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MN2020 - EcoCommerce: Another Way to Say “Pretty Good Business”
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EcoCommerce: Another Way to Say “Pretty Good Business”

August 25, 2011 By Lee Egerstrom, Economic Development Fellow

A New Ulm farmer, ecologist and business consultancy owner is providing strong evidence that agriculture and food businesses in the land of lakes are gaining ground in a new and greener economy.

Tim Gieseke, owner of Ag Resource Strategies, provides such evidence in both a new study and a book.

The study for the Minnesota Department of Agriculture, Livestock Environmental Quality Assurance Program, evolved from a grant authorized by the 2009 Minnesota Legislature and suggests procedures for certifying “Clean Water Legacy” farms.

While such a certificate doesn’t have legal standing with government agencies, it is recognized by the Minnesota Milk Producers Association, Gieseke said. And this is the start of affixing value to environmental practices on farms.    

In addition, he makes the case even more broadly in a new book, EcoCommerce 101: Adding an ecological dimension to the economy, in which he calls on all businesses and especially the food chain to seek ways to assess and reward value to resource management.

His book is based on agriculture and the food chain although it has application for all businesses that operate in rural communities and in environmentally sensitive geographies. And just like the working paper for the Minnesota Department of Agriculture, the book calls for a second “Green Revolution” that links economics with ecology and offers helpful notes on the common origins of both words.

To make both economics and ecology interrelated parts of business management requires that there be a starting line and a finishing line so managers know both goals and when those goals are achieved, Gieseke said.

Being declared a Clean Water Legacy Farm with a Livestock Environmental Quality Assurance certificate is a solid start to determining value of environmental stewardship practices, he added. That is a building block; food industry companies are adopting similar practices that will reward suppliers—including farmers—who employ such practices.

In other words, market power is starting to extend marketplace rewards to people who operate in a greener economy. Minnesota is home to hundreds of small food and agriculture companies and to some of the world’s largest, Gieseke said. Most of these companies are moving in greener directions.

One huge example of this movement involves a global American company that doesn’t enjoy an image of supporting socially sensitive issues. Gieseke explains in the book how Walmart is now using its market power to measure suppliers around the world on a sustainability index. There can be no doubt that ecological management produces economic benefits in the global economy as well as here at home.   

The term EcoCommerce is largely Gieseke’s invention. Others have used it over the years, he said, but it has gained widespread use since he began using it in lectures and papers that helped form the contents of his book.

Minnesota Agriculture Commissioner Dave Frederickson said Gieseke has pushed the economic benefits of ecological practices from earlier days when the latter headed an environmental project for the nonprofit Minnesota Project. And, the commissioner noted, Gieseke has helped Minnesota farmers, businesses and organizations as a consultant while bringing an applied perspective of being a fourth-generation Minnesota farmer.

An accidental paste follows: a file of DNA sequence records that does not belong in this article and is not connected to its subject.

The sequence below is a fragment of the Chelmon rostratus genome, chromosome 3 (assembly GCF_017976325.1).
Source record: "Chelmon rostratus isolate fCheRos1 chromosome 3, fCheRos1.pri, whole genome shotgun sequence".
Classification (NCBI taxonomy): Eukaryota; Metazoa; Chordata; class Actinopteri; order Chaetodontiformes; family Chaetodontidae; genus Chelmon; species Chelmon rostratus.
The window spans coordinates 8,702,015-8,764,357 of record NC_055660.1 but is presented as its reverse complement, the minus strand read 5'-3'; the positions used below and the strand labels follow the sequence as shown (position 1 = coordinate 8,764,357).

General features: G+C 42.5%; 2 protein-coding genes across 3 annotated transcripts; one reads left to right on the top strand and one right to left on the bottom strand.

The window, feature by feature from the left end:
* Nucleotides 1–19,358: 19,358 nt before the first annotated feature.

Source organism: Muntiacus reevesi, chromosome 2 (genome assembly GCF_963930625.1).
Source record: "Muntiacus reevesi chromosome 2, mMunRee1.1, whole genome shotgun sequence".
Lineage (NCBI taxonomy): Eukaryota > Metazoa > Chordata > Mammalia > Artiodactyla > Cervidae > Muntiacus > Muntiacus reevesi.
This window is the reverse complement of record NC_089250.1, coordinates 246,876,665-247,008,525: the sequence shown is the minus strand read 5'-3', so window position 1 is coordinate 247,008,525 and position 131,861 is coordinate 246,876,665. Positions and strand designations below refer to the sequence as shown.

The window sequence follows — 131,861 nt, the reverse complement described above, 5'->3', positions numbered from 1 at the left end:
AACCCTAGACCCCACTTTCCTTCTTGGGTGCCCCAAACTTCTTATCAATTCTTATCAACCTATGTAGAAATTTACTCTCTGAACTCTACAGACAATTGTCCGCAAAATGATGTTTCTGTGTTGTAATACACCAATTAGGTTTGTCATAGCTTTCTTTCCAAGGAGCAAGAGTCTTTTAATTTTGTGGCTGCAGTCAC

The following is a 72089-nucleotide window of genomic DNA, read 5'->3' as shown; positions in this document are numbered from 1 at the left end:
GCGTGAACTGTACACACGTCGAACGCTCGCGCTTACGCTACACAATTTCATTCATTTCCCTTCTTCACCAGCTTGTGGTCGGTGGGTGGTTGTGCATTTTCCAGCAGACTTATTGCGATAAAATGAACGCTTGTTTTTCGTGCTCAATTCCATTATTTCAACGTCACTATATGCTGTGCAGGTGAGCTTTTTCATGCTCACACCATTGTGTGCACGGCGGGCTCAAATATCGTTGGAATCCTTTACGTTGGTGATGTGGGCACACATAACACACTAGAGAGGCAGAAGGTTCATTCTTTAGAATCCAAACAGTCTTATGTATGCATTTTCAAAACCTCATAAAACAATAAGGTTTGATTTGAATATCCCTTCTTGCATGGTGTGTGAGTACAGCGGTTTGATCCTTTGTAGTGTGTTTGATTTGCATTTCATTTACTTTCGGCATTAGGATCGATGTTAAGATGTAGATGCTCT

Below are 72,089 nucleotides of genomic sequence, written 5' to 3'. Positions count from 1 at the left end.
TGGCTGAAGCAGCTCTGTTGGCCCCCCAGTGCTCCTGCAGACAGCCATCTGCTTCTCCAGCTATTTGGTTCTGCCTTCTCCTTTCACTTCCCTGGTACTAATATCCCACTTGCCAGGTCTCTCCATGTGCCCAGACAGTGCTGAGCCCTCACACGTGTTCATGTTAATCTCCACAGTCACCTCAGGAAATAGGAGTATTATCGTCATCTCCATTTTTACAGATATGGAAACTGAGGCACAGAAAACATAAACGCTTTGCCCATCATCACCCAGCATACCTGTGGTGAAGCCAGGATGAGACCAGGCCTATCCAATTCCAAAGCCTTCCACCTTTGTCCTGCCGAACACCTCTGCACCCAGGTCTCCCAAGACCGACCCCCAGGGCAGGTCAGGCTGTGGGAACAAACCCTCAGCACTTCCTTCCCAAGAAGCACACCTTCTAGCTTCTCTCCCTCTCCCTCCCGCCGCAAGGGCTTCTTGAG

Bascom Hill Publishing Group in Minneapolis published EcoCommerce 101. The author has biology and chemistry degrees and a master’s in environmental sciences from Minnesota State University, Mankato. He previously worked in soil and water conservation positions and for the Minnesota Project before starting his AgRS consultancy business in 2007.

For more than 30 years, scientists and nonprofit organizations have worked with farmers on ways to reduce and eliminate environmental problems derived from farm operations. More often than not, new approaches were referred to as “best farm practices” or “best management practices.”

Those terms still apply to farms and other businesses that leave an imprint on soil, water and air quality. They are still key to research and Extenson Service work provided by Univeristy of Minnesota scientists and at other land grant universities.

But as a University of Minnesota economist teasingly chided fellow applied economists in the academic journal Choices nearly two decades ago, such terms are a bit showoff-ish in the land of Garrison Keillor.

Assuming that art imitates life around Lake Wobegone, economist Richard Levins suggested that Minnesota and Upper Midwest farmers would adopt new farming strategies overnight if scientists only referred to them as “pretty good farm practices.”

In a real sense, this is what the Minnesota dairy farmers and Gieseke are managing to do.

Going back to his earlier work with the Minnesota Project, and continuing on with consultancy contracts with agricultural groups, Gieseke said he has tried to put economics in the driver’s seat to steer people toward adopting sound environmental practices.

What this is starting to prove to even the most reluctant to change is that adapting sound resource stewardship practices does pay. Or, in the homey words of rural Minnesota, doing things right is “pretty good business.”

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